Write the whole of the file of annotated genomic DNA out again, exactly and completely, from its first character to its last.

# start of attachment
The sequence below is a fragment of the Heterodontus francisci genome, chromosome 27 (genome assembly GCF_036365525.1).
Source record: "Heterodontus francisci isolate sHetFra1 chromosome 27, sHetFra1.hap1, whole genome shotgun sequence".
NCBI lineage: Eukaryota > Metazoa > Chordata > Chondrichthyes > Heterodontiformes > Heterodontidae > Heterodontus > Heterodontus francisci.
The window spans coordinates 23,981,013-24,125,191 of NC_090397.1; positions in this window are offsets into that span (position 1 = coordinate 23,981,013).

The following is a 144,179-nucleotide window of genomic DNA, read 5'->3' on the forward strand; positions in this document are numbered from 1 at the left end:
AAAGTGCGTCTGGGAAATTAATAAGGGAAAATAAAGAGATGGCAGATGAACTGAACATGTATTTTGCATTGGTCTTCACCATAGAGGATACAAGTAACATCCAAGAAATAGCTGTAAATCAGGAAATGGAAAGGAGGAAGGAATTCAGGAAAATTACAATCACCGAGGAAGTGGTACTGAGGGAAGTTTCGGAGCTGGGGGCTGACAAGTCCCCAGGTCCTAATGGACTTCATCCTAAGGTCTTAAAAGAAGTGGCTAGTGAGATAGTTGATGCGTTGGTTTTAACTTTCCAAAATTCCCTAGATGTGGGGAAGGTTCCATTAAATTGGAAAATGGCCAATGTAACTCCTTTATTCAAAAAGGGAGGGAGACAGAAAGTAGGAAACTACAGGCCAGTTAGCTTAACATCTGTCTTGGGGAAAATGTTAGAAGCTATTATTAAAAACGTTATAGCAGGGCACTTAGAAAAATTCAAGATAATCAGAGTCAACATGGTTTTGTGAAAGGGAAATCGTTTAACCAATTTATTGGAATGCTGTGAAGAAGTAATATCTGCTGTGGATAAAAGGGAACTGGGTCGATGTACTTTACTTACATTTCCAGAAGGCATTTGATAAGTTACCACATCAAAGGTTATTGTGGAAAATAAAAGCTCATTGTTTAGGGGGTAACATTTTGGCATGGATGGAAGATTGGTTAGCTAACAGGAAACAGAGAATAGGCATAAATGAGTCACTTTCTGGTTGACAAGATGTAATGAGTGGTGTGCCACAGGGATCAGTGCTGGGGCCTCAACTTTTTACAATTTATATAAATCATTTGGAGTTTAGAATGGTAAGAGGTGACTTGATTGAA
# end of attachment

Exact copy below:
The sequence below is a fragment of the Heterodontus francisci genome, chromosome 27 (genome assembly GCF_036365525.1).
Source record: "Heterodontus francisci isolate sHetFra1 chromosome 27, sHetFra1.hap1, whole genome shotgun sequence".
NCBI lineage: Eukaryota > Metazoa > Chordata > Chondrichthyes > Heterodontiformes > Heterodontidae > Heterodontus > Heterodontus francisci.
The window spans coordinates 23,981,013-24,125,191 of NC_090397.1; positions in this window are offsets into that span (position 1 = coordinate 23,981,013).

The following is a 144,179-nucleotide window of genomic DNA, read 5'->3' on the forward strand; positions in this document are numbered from 1 at the left end:
AAAGTGCGTCTGGGAAATTAATAAGGGAAAATAAAGAGATGGCAGATGAACTGAACATGTATTTTGCATTGGTCTTCACCATAGAGGATACAAGTAACATCCAAGAAATAGCTGTAAATCAGGAAATGGAAAGGAGGAAGGAATTCAGGAAAATTACAATCACCGAGGAAGTGGTACTGAGGGAAGTTTCGGAGCTGGGGGCTGACAAGTCCCCAGGTCCTAATGGACTTCATCCTAAGGTCTTAAAAGAAGTGGCTAGTGAGATAGTTGATGCGTTGGTTTTAACTTTCCAAAATTCCCTAGATGTGGGGAAGGTTCCATTAAATTGGAAAATGGCCAATGTAACTCCTTTATTCAAAAAGGGAGGGAGACAGAAAGTAGGAAACTACAGGCCAGTTAGCTTAACATCTGTCTTGGGGAAAATGTTAGAAGCTATTATTAAAAACGTTATAGCAGGGCACTTAGAAAAATTCAAGATAATCAGAGTCAACATGGTTTTGTGAAAGGGAAATCGTTTAACCAATTTATTGGAATGCTGTGAAGAAGTAATATCTGCTGTGGATAAAAGGGAACTGGGTCGATGTACTTTACTTACATTTCCAGAAGGCATTTGATAAGTTACCACATCAAAGGTTATTGTGGAAAATAAAAGCTCATTGTTTAGGGGGTAACATTTTGGCATGGATGGAAGATTGGTTAGCTAACAGGAAACAGAGAATAGGCATAAATGAGTCACTTTCTGGTTGACAAGATGTAATGAGTGGTGTGCCACAGGGATCAGTGCTGGGGCCTCAACTTTTTACAATTTATATAAATCATTTGGAGTTTAGAATGGTAAGAGGTGACTTGATTGAA